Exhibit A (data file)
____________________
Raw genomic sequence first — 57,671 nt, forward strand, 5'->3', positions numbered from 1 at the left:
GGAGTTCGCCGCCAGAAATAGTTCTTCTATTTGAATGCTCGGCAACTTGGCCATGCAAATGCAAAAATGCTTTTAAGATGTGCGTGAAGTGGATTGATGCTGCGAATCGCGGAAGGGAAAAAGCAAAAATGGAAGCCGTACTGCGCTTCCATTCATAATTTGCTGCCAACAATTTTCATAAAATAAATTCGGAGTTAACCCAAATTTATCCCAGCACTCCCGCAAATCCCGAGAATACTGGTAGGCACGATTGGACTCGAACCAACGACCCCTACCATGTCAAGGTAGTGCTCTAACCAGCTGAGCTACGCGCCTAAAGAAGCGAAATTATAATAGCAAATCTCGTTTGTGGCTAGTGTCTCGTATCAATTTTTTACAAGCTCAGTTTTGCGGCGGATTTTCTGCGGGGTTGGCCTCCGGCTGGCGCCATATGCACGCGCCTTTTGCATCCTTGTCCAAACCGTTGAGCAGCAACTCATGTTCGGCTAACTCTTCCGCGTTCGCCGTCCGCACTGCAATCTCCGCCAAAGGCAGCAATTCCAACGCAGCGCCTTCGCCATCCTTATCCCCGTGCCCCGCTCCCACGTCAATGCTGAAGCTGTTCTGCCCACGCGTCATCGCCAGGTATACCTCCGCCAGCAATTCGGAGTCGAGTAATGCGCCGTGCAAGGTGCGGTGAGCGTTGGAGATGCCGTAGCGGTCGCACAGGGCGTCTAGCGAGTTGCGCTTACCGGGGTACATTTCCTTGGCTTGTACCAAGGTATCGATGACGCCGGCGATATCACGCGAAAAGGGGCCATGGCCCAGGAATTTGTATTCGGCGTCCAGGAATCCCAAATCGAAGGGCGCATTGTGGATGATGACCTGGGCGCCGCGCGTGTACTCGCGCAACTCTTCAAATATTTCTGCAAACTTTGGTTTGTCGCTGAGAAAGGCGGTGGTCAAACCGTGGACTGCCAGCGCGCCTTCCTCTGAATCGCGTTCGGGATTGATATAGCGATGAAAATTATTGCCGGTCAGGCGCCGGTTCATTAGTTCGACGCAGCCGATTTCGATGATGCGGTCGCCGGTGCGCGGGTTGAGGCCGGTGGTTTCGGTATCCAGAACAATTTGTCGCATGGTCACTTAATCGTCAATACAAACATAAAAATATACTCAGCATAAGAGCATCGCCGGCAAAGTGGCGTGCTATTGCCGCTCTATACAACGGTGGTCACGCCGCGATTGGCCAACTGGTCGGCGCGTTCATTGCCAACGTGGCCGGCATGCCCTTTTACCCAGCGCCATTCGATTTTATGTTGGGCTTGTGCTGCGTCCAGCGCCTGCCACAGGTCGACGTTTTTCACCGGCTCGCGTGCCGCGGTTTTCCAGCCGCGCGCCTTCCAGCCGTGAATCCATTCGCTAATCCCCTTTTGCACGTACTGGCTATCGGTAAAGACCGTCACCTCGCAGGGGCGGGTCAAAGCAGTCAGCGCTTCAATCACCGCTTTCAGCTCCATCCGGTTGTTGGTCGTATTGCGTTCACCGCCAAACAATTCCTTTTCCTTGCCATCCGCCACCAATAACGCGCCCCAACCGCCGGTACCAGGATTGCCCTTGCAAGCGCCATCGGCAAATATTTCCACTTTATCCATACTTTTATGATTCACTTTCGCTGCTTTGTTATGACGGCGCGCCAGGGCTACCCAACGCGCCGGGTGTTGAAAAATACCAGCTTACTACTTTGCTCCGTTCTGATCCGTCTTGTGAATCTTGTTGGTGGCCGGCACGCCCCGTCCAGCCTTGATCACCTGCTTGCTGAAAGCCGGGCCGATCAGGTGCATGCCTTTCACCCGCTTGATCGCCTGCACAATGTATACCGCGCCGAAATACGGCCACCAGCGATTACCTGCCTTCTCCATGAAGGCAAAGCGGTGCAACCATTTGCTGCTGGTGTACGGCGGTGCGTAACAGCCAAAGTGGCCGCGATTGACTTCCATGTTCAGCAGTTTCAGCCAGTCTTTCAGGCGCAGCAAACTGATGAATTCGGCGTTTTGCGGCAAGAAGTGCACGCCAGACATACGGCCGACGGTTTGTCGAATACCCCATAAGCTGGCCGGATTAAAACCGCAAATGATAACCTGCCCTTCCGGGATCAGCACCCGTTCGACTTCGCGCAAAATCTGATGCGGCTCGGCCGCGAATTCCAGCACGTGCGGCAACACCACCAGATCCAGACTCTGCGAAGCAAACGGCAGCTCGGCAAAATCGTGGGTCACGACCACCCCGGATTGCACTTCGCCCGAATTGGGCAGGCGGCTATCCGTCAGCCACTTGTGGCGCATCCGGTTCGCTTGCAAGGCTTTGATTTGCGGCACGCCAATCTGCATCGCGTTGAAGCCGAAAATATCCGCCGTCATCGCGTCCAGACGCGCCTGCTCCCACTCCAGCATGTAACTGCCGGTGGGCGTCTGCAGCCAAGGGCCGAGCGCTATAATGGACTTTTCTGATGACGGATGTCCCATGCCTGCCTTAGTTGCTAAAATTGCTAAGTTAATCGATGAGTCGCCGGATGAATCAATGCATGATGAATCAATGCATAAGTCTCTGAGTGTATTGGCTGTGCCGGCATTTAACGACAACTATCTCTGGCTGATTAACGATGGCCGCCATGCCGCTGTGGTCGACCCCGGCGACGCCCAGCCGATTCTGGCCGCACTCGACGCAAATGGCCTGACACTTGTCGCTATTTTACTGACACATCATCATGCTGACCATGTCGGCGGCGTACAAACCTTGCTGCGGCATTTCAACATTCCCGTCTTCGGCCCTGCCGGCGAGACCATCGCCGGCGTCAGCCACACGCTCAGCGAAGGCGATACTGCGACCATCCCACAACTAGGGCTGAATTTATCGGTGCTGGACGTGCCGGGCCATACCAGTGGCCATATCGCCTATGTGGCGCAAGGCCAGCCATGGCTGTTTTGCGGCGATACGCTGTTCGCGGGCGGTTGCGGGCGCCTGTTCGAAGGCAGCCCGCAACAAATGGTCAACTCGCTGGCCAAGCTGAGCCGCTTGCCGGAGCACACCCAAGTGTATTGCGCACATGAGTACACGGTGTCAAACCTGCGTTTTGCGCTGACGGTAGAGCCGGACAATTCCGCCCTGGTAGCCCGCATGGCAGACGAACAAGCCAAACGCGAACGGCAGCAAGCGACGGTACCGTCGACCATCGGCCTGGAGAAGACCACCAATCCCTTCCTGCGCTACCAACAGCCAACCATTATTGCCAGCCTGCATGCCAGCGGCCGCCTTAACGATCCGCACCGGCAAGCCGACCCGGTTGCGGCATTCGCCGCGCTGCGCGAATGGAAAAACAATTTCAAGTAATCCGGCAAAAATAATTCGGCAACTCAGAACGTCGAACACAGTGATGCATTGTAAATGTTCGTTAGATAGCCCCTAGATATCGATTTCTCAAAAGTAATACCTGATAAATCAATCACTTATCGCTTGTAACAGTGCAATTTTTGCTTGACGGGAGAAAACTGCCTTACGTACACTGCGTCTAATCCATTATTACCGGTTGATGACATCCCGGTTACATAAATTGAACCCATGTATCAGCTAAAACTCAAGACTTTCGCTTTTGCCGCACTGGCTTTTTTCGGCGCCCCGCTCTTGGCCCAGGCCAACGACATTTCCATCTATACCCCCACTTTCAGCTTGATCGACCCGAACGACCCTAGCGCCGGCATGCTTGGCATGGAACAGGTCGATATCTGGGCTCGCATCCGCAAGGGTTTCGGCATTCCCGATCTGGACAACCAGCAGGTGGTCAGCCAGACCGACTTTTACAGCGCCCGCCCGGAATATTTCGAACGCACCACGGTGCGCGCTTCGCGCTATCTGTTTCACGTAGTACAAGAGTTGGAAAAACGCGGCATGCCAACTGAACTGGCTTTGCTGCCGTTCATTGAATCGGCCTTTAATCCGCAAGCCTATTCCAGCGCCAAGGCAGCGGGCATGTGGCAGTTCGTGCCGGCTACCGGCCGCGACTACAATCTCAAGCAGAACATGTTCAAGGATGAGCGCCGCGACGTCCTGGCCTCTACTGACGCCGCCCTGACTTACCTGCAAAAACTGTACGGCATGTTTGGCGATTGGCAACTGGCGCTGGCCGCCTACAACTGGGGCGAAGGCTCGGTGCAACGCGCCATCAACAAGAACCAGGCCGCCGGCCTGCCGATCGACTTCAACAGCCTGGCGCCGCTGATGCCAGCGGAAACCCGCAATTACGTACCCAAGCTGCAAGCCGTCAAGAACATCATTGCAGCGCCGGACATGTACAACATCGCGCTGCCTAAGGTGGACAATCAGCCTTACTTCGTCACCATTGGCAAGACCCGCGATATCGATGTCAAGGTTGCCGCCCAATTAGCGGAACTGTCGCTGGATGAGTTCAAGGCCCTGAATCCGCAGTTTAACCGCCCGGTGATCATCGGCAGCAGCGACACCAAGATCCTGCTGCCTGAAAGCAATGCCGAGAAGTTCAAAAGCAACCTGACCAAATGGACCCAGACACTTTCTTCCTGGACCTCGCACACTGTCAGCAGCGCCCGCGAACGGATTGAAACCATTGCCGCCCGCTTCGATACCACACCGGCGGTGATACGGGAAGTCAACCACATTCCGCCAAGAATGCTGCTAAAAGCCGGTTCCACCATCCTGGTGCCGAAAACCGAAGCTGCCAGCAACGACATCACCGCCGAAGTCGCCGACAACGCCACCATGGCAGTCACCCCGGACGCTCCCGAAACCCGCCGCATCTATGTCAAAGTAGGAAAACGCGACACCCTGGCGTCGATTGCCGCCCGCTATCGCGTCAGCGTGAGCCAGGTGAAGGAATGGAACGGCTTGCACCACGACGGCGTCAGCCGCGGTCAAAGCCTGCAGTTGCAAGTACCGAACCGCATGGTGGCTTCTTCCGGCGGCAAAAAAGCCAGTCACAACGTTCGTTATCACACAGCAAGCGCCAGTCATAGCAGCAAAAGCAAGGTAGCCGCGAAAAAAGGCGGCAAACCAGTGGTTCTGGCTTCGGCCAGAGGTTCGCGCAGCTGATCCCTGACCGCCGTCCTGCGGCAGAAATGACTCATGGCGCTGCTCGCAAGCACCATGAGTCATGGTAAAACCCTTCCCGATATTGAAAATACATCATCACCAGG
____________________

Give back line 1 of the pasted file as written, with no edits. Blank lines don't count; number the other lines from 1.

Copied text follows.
Raw genomic sequence first — 57,671 nt, forward strand, 5'->3', positions numbered from 1 at the left: